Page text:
Accordingly, it will be appreciated that a need presently exists for a fault tolerant computer system that can exploit the speed of current high speed processors in a synchronized highly reliable configuration.
The present invention provides a fault tolerant computer system which provides high performance by employing loosely coupled high performance processors which are clock length synchronized across both internal and external operations.
In accordance with a preferred embodiment, the present invention provides a computer system employing redundant Central Processor Units or modules (CPUs) executing the same instruction stream. The CPUs each have their own independent clock and are "loosely coupled", i.e., at any given point in "wall clock time" the respective processors may be on a different clock cycle and may be executing a different instruction. The CPUs deterministically execute the instruction stream internally until they require access to memory or devices which are not synchronous with the local CPU clock. At such input/output (I/O) operations the CPUs are forced by synchronization logic to take the same number of clock cycles to complete the I/O operation. When the I/O operation is complete the internal processing of the instruction stream continues in a manner which is clock aligned in each of the multiple CPUs but which may be separate in real time due to oscillator drift.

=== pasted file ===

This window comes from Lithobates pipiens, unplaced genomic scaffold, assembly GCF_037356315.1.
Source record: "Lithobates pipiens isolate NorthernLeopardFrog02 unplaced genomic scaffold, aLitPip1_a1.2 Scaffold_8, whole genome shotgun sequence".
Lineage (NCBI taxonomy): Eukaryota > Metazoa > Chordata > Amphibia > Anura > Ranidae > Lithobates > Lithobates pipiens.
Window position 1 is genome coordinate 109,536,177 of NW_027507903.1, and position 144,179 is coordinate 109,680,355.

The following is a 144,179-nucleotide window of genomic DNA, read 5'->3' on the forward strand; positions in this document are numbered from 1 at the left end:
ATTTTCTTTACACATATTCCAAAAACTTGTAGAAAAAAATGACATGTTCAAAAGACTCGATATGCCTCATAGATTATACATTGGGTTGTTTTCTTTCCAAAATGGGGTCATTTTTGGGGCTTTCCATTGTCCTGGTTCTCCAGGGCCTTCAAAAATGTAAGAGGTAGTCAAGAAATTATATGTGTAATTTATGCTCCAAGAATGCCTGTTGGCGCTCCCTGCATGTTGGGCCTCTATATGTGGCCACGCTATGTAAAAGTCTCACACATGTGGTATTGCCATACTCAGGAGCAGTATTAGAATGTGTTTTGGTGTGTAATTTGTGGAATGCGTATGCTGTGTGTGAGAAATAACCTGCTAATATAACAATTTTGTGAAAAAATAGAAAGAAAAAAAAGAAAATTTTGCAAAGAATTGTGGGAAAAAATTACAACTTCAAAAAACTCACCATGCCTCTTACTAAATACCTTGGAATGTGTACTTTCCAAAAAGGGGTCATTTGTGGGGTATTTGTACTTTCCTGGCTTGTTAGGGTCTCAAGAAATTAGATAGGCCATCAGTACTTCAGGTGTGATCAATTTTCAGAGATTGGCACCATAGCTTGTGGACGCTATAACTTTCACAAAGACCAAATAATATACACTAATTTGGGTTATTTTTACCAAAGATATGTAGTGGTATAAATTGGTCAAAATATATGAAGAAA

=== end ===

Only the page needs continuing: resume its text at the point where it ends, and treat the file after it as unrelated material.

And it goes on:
In a preferred embodiment, the present invention employs synchronization logic in each CPU which determines the number of cycles it, as well as the other CPUs, took to complete the I/O operation. Preferably, each CPU's synchronization logic employs counters equal in number to the number of CPUs, respectively receiving local clock cycles from each CPU. The counters are compared to determine the longest count and each CPU's synchronization logic subtracts the number of cycles its CPU required for the operation from the longest count. The result is a "wait count". Each CPU's synchronization logic then waits the number of cycles indicated by its "wait count" before releasing its I/O interface logic at the end of the I/O operation. For a read, the processor is waiting for the data, so releasing the interface logic will also release the processor. However, the processor may not have been stalled for a write, so releasing the interface will only free it for re-use. After the "wait count" adjustment, each I/O request has used exactly the same number of clock cycles on each CPU. Since each CPU takes the same number of clock cycles, any drift or real time shift it had relative to the others is maintained across the I/O operation. Therefore, a given clock count unambiguously defines the same state within each CPU, thereby allowing comparison for voting.